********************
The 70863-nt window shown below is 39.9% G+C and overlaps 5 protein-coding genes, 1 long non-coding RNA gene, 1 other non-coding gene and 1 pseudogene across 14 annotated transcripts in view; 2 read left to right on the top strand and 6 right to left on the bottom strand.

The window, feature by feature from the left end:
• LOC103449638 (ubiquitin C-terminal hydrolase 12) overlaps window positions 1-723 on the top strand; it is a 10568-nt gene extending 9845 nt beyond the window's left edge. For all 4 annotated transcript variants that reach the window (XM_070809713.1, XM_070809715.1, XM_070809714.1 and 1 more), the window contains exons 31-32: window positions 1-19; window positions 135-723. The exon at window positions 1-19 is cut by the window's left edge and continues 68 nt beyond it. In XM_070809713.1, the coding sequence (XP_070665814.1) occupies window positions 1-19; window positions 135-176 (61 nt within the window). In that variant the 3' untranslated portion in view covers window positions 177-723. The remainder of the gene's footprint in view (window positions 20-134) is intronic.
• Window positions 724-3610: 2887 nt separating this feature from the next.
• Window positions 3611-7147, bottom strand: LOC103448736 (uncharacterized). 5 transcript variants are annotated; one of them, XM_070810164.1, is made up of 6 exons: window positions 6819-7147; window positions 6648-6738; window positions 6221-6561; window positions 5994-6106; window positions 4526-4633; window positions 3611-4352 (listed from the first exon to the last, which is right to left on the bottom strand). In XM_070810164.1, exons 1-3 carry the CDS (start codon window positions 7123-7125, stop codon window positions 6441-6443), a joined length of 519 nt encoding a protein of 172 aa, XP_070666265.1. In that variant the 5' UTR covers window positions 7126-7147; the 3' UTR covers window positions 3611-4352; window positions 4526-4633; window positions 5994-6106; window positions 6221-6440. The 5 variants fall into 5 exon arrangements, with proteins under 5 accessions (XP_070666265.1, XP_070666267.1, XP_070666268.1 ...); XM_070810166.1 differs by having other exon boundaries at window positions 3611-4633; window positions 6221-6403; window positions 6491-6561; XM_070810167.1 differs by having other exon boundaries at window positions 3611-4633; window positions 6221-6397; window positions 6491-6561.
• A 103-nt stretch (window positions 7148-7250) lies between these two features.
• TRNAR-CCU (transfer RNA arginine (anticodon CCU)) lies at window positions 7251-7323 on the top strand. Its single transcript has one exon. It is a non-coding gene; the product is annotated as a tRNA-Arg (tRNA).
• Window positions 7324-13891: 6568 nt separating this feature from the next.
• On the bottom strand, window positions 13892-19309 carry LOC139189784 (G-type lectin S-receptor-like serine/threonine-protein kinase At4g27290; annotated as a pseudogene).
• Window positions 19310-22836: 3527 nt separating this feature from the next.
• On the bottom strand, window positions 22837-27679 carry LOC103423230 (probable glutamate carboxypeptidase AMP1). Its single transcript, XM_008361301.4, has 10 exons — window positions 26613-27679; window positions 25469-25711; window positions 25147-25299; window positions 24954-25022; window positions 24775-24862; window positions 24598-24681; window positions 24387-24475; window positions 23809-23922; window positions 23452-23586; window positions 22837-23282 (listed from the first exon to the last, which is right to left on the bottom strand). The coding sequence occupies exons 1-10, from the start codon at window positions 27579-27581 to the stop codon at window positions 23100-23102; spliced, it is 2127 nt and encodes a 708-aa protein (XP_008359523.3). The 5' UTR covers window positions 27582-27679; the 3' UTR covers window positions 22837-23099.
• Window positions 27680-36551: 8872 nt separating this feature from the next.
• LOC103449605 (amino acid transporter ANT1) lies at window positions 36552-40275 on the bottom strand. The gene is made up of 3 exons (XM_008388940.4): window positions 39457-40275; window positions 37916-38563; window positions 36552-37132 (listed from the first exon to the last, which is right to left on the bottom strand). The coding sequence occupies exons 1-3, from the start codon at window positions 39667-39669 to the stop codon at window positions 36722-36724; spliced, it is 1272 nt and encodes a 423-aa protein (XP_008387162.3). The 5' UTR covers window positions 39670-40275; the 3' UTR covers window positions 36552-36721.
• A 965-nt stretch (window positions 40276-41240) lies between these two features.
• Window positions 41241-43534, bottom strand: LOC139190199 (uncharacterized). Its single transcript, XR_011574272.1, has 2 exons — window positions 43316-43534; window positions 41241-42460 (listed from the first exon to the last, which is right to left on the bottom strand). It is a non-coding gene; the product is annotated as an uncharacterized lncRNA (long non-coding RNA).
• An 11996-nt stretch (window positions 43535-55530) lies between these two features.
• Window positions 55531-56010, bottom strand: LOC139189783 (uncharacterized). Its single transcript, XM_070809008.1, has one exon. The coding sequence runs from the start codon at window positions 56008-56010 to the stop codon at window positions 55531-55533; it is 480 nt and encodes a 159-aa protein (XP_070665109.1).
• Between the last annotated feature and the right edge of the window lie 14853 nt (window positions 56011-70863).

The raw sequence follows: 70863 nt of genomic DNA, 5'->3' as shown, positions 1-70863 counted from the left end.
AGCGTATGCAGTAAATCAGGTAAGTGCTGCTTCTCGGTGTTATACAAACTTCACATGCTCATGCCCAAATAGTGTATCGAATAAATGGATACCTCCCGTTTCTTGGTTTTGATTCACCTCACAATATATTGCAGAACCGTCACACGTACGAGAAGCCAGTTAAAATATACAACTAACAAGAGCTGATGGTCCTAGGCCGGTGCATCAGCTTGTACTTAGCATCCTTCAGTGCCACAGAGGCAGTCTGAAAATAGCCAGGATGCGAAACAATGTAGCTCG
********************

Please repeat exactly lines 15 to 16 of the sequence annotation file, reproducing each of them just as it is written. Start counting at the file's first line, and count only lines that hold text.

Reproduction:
• Window positions 41241-43534, bottom strand: LOC139190199 (uncharacterized). Its single transcript, XR_011574272.1, has 2 exons — window positions 43316-43534; window positions 41241-42460 (listed from the first exon to the last, which is right to left on the bottom strand). It is a non-coding gene; the product is annotated as an uncharacterized lncRNA (long non-coding RNA).
• An 11996-nt stretch (window positions 43535-55530) lies between these two features.